Reconditioning After Lay-Up

A small-animal orthopedic veterinarian once told me, The athlete that heals slowly heals best. In other words, although some physical therapy might be recommended as the body heals, the body’s soft and hard tissues need to recover wholly from”P>A small-animal orthopedic veterinarian once told me, The athlete that heals slowly heals best. In other words, although some physical therapy might be recommended as the body heals, the “>A small-animal orthopedic veterinarian once told me, The athlete that heals slowly heals best. In other words, although some physic”A small-animal orthopedic veterinarian once told me, The athlete that heals sl” small-animal orthopedic

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A small-animal orthopedic veterinarian once told me, “The athlete that heals slowly heals best.” In other words, although some physical therapy might be recommended as the body heals, the body’s soft and hard tissues need to recover wholly from the damage they suffered before undergoing the extra stress of training and the physical demands of building up, bulking up, or speeding up. Asking too much of an out-of-condition body on the mend risks delayed recovery, possible setbacks, and sometimes permanent damage.


While that wisdom applies to the canine, equine, and human athlete undergoing rehabilitation, it’s also relevant to the body that’s completed its recovery or rehabilitation and now, after a period of being laid-up, is headed back into a reconditioning program.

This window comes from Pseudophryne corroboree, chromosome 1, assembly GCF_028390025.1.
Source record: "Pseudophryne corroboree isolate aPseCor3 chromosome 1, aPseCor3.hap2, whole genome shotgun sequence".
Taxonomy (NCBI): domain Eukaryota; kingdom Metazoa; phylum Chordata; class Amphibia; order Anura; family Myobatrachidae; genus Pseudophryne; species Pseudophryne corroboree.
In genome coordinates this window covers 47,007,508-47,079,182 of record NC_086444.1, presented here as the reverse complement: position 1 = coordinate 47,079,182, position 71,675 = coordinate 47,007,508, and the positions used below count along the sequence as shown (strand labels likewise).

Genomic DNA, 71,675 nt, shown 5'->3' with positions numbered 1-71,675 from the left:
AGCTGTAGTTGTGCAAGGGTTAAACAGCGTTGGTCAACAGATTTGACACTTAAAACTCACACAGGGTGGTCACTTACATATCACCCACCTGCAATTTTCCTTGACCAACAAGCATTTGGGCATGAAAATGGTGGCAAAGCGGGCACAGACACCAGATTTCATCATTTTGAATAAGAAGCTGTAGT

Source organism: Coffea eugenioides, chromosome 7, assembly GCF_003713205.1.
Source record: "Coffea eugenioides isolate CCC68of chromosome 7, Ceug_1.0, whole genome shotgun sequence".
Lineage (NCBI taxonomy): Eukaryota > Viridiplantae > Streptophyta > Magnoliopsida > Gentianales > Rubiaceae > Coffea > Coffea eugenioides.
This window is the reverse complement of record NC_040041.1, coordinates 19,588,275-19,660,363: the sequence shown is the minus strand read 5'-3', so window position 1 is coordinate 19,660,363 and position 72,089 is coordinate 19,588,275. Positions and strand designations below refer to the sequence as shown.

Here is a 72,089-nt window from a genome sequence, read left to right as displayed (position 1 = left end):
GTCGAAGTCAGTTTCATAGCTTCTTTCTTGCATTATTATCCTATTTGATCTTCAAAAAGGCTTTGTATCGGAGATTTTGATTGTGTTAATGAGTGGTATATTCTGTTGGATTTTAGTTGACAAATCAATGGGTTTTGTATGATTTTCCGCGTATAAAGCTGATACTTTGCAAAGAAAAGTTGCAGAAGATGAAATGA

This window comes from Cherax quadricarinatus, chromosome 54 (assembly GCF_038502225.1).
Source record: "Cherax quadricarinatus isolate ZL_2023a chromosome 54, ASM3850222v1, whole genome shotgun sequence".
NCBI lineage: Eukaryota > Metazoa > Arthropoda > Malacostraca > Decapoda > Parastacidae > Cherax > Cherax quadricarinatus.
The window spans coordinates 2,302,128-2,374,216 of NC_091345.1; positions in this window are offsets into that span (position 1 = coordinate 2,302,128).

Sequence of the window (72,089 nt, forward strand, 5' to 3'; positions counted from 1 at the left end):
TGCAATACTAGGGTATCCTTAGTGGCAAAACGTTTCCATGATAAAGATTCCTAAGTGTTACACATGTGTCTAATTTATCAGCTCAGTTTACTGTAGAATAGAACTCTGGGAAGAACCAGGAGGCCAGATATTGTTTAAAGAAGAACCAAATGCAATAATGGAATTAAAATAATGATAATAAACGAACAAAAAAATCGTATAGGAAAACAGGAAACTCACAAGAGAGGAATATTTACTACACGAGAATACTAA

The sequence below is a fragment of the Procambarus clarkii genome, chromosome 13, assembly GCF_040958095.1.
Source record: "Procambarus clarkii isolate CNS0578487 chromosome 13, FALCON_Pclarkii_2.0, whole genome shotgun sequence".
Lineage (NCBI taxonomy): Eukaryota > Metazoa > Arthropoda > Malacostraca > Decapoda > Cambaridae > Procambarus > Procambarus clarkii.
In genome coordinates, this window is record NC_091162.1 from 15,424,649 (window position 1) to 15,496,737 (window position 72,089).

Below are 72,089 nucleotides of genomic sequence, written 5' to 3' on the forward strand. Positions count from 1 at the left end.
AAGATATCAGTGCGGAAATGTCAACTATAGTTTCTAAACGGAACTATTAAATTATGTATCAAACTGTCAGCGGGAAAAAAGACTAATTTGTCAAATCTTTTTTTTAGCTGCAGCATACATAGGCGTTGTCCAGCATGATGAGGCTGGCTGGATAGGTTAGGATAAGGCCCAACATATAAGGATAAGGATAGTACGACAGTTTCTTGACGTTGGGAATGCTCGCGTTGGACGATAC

Explains Nat White, DVM, MS, Dipl. ACVS, Theodora Ayer Randolph Professor of Surgery, Marion duPont Scott Equine Medical Center, Virginia-Maryland Regional College of Veterinary Medicine, “We humans know that if, for example, we were exercising by running five miles a day, became injured, were laid off for two months, and then, after not running for two months, came back and tried to run five miles, we would be slower, we’d probably ache afterwards, and we’d be out of breath. The reason is our body has been de-conditioned. Basically, the body is not used to doing that exercise anymore, so all of these structures that we used to exercise underwent changes and adapted to the lesser stress, lesser speed, and lesser endurance.


“In the same light with the horse that doesn’t do anything or is laid-up, its muscles, tendons, joints, and heart all get out of shape

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Marcia King is an award-winning freelance writer based in Ohio who specializes in equine, canine, and feline veterinary topics. She’s schooled in hunt seat, dressage, and Western pleasure.

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